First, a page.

Did you know? Illinois is home to the only river in the world that flows backwards.

The Chicago River, known mainly for the different colors it is dyed to celebrate different events and holidays, has been a hallmark of Chicago since the earliest days of the city. The first European to permanently settle in Chicago, Jean Baptiste Point du Sable, built his farm on the north shore of the river’s mouth. Fort Dearborn, the first American settlement, was built right across the river at the south shore of the mouth.

Most people don’t know that the river flows backwards.

To combat the pollution of the river caused by the growing industrial city, the Sanitary District of Chicago made efforts to reverse the flow of the river. The greatest of these efforts began in 1900.

Building a system of locks and canals, the District reversed the flow from Lake Michigan, diverting the water into the newly constructed Chicago Sanitary and Ship Canal.

In 1999, the American Society of Civil Engineers named the Chicago River flow reversal the “Civil Engineering Monument of the Millennium”.

Today, the Chicago River system includes the North and South Branches along with the Main Stem of the Chicago River. Additionally, the North Shore Channel, the Sanitary and Ship Canal and the Calumet Sag Channel make up 52 miles of the river’s constructed waterways.

If you are interested in learning more about what the Chicago River has to offer, you can visit the website of Friends of the Chicago River.

Weldon Springs State Park

The winter weather is no reason to stay inside when there’s an abundance of activities at Weldon Springs State Park and Clinton Lake State Recreation Area. From cross country skiing to ice fishing, hiking and ice skating, these sites offer fun activities for all.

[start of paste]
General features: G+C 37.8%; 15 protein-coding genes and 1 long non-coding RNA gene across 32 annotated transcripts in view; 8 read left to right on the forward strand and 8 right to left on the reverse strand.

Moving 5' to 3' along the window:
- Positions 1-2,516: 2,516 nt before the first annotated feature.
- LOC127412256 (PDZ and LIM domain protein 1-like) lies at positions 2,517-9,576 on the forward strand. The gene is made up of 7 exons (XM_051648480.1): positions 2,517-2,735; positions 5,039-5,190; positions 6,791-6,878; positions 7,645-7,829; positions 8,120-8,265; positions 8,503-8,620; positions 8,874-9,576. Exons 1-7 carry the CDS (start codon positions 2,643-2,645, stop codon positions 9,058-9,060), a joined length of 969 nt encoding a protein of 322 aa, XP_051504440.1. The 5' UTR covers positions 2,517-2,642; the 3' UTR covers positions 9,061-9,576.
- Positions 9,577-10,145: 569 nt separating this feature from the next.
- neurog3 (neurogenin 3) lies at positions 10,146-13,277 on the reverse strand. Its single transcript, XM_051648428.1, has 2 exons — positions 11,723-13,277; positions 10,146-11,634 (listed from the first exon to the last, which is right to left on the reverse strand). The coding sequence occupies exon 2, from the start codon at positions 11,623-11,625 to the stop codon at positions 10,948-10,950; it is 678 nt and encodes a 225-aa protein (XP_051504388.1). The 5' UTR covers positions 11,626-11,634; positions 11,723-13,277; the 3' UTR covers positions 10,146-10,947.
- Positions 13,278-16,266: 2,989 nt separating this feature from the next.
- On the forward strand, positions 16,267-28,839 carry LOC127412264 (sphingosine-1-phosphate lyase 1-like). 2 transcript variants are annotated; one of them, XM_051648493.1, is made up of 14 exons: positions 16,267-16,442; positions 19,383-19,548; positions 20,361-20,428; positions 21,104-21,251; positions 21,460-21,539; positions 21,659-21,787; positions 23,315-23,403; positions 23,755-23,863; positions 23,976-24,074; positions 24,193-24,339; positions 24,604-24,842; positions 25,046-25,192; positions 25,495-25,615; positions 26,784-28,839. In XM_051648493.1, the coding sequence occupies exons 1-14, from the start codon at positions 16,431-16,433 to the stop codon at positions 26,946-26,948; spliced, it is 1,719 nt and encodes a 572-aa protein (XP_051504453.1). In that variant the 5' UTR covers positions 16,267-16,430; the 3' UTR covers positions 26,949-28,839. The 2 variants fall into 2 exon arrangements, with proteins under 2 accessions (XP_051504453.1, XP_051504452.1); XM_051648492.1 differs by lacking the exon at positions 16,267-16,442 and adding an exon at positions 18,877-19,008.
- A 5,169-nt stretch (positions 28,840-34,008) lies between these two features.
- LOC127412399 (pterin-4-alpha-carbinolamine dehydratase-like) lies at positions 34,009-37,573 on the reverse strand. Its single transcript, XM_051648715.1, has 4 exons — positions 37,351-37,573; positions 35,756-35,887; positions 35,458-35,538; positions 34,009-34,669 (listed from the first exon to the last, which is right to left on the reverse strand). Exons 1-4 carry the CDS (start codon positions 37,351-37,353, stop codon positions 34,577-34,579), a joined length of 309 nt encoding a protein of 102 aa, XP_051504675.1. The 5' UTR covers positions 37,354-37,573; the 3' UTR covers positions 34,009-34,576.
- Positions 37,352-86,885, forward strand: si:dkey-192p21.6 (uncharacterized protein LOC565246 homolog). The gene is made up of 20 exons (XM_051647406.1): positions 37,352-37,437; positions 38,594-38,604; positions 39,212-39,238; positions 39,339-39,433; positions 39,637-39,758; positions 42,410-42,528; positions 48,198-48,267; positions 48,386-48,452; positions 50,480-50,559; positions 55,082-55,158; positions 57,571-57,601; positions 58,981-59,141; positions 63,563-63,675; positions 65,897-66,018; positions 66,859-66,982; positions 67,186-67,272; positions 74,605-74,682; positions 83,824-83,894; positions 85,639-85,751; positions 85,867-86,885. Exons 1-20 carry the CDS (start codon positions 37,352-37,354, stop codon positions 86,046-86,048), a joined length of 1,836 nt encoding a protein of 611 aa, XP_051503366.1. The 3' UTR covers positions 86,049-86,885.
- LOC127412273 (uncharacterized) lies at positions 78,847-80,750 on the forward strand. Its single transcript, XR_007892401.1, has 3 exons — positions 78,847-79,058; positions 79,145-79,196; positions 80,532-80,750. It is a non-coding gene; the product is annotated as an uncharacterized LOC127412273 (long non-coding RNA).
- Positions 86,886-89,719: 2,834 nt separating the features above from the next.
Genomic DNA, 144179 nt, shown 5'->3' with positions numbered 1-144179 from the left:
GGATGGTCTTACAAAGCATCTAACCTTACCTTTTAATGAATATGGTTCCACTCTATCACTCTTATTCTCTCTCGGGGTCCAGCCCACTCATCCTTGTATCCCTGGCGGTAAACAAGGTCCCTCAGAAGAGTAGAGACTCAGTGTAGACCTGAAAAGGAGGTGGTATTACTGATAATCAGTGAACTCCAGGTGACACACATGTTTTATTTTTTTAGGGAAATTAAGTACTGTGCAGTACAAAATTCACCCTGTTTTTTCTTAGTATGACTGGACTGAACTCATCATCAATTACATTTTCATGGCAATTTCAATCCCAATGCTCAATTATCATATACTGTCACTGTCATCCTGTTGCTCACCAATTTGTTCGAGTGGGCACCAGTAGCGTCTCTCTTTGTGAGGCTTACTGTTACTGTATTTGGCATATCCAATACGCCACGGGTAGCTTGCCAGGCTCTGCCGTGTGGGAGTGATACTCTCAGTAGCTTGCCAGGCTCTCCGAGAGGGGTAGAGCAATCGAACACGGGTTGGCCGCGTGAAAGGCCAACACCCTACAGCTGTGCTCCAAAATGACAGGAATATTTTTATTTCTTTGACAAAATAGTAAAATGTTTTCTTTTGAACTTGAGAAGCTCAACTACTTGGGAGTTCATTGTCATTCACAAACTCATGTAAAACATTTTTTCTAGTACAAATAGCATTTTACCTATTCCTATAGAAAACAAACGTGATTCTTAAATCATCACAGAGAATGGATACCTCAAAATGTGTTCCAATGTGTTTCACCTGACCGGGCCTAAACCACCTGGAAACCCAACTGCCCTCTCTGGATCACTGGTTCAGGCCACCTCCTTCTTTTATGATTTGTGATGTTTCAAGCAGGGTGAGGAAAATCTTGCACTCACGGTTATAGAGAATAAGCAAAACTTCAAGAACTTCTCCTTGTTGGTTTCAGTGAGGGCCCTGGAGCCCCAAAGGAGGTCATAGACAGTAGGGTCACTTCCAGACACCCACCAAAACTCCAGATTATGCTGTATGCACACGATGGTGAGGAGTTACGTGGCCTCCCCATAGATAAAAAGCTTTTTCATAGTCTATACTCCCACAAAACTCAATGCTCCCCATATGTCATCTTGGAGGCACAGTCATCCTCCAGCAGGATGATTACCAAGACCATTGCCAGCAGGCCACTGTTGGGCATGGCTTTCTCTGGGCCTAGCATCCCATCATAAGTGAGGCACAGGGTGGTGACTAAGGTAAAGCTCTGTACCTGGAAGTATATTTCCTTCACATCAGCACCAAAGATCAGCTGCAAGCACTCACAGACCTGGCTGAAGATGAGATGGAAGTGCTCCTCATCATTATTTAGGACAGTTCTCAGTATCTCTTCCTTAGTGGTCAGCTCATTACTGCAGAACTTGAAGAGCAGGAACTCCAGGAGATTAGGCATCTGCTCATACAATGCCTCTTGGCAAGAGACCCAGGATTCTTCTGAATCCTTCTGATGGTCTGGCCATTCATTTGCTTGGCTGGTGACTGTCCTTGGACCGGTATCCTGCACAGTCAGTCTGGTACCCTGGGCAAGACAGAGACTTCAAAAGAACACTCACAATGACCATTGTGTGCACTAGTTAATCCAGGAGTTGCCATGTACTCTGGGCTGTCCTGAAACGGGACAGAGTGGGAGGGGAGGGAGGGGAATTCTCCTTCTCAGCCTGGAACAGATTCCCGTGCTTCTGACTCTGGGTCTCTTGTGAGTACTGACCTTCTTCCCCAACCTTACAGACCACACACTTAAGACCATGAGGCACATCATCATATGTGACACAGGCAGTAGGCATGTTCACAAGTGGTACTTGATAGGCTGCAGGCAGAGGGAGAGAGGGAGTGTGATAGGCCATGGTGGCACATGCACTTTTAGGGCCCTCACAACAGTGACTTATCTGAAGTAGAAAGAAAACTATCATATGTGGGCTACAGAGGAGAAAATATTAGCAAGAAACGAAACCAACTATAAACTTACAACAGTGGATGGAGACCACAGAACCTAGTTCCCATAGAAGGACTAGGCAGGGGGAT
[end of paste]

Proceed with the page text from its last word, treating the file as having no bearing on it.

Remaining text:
Located southeast of Clinton in DeWitt County, Weldon Springs State Park and Clinton Lake State Recreation Area are a 15 minute drive from each other. 

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headshotcrop smNina Weiss is an artist based in Chicago who has been painting and drawing landscapes for over 30 years. She spent 18 of those also teaching at the School of the Art Institute of Chicago and other various appointments.

Coming to the Midwest after growing up on the East Coast, Weiss was enthralled by the wide open fields and drawn to depict this new and exotic landscape. She seeks to create a heightened view of the natural world with dramatic, lush and complex colors beyond the expected greenery. Rhythm, light and color all dominate her wonderful prairies and waterways, many of which are local in Illinois.

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Illinois park of the month: Siloam Springs State Park

Winter is on the way, but that doesn’t mean you have to stay away from Illinois’ parks. Some of them have fun activities during every season.

Located in Adams County, Siloam Springs State Park has opportunities for ice skating, ice fishing, cross country skiing and sledding when winter conditions permit.

Siloam Springs has gorgeous wooded terrain and is known for being one of the most beautiful parks in the state. During warmer months, visitors can enjoy camping and picnicking. Family friendly picnic areas have grills, playground equipment, horseshoe pits, shelters and tables.

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Michael AldagMichael Aldag is a fine artist from Southern Illinois. He draws inspiration for his work from his environment, childhood and faith. Art for him is not only a means of self-expression, but for self-reflection. The media and subject matter vary, however one thing is consistent; a sense of sobriety. This tone is ever-present in the world and it pervades Michael Aldag's artistic vision.

 

ILI: How long have you been an artist or when did you start? Was there a single incident or moment when you realized this was your passion and if so, tell us about it?

 

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